Peru’s national government has acknowledged police abuses of protesters against the Tia Maria copper mine in Arequipa.
After acknowledging excessive force in policing the demonstrations in Islay province, interior minister Jose Perez ordered the withdrawal of the DINOES special operations unit from Arequipa. The move comes after the admission that a protester killed Wednesday died from a bullet wound, the planting of a weapon on an unarmed protester and the assault of another protester by a group of police.
After an initial police statement on Wednesday that an elderly protester had suffered a severed artery caused by a broken bone, an autopsy confirmed the man died from loss of blood due to a bullet wound. “Amnesty International hopes that the death of Victoriano Huayna is investigated in a thorough, impartial and independent manner, and that those responsible are identified and brought to justice,” the organization published in a statement calling for a peaceful resolution to the conflict.
In a video uploaded to YouTube, a group of police are seen assaulting a protester in a field.
In another YouTube video, a special operations officer can been seeing putting a sharp piece of iron from a construction site into the fist of a detained protester as a photographer takes a picture. The video follows the police as they take the protester to a nearby pickup truck to transfer him to jail. The protester, who realizes what has happened, can be heard insisting the weapon was not his.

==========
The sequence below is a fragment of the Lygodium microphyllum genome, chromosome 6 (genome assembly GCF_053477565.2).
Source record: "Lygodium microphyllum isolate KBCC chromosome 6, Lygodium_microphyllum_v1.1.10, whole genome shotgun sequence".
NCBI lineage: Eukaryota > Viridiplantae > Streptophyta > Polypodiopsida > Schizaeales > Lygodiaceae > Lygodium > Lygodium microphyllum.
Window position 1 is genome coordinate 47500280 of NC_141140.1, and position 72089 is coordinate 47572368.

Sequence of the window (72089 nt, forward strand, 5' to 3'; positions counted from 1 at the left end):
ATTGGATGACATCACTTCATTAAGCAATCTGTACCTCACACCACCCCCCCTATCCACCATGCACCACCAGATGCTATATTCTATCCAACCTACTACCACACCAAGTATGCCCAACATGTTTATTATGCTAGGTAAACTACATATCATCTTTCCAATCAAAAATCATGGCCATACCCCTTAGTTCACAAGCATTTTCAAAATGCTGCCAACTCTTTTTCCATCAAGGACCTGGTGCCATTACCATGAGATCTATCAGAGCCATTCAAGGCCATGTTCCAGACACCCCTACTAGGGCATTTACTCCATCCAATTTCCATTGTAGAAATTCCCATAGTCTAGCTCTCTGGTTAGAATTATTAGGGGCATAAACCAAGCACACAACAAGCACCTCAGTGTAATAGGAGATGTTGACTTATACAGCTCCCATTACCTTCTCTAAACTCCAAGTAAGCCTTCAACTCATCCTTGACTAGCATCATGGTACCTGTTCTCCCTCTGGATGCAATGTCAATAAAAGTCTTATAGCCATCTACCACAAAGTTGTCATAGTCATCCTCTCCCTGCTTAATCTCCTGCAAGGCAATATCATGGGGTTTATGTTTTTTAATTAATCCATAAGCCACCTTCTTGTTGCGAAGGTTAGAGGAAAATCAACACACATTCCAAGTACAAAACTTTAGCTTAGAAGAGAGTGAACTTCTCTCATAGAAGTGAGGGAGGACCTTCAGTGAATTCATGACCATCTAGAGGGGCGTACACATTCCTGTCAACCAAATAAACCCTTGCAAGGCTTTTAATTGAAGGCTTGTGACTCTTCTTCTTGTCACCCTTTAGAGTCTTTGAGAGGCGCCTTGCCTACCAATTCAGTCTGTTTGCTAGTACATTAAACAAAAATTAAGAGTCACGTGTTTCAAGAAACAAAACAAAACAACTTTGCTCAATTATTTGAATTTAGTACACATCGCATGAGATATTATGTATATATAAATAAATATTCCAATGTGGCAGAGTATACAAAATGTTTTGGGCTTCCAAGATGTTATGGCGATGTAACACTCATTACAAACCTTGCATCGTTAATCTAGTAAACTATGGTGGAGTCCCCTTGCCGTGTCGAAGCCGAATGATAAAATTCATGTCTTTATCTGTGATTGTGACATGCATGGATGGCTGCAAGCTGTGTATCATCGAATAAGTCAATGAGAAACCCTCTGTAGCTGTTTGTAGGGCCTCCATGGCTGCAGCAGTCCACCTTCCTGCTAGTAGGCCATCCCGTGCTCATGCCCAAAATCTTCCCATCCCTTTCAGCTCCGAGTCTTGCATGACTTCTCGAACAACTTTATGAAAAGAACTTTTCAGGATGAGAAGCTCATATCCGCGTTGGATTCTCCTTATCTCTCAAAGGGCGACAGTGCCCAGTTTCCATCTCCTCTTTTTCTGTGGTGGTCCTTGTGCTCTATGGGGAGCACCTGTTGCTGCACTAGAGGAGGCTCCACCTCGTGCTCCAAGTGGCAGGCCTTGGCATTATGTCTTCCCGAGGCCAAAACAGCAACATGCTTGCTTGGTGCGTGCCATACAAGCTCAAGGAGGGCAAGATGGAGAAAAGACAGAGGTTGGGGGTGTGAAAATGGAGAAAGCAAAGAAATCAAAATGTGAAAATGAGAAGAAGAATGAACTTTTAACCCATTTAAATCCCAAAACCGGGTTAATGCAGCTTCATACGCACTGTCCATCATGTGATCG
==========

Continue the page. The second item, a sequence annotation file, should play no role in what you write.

“I am outraged about this action, the police don’t work like that. This is an isolated incident. For me, this constitutes a crime,” said national police director Jorge Flores about the planted weapon. “An exhaustive investigation has been authorized, those responsible will be charged and a proper punishment imposed.
As the situation in Arequipa seems to slip out of control, mining and energy minister Rosa Ortiz called for dialogue and suggested the possibility of modifications to Southern Copper’s already approved environmental impact study.
“We consider the environmental study approved by the ministry to be correct, but if dialogue identifies a way to improve it with respect to environmental management, we will take it into account,” Ortiz said. She emphasized the need for “dispassionate dialogue in order to get results.”
After protest leader Jesus Cornejo was released from an Arequipa jail on Sunday, protest leaders promised to “radicalize” its opposition to Southern Copper’s $1.4 billion copper mine. Cornejo was jailed last week after prime minister Pedro Cateriano and members of his cabinet attempted to open a dialogue with local opposition in the Islay province, which have held an indefinite strike since March 23.
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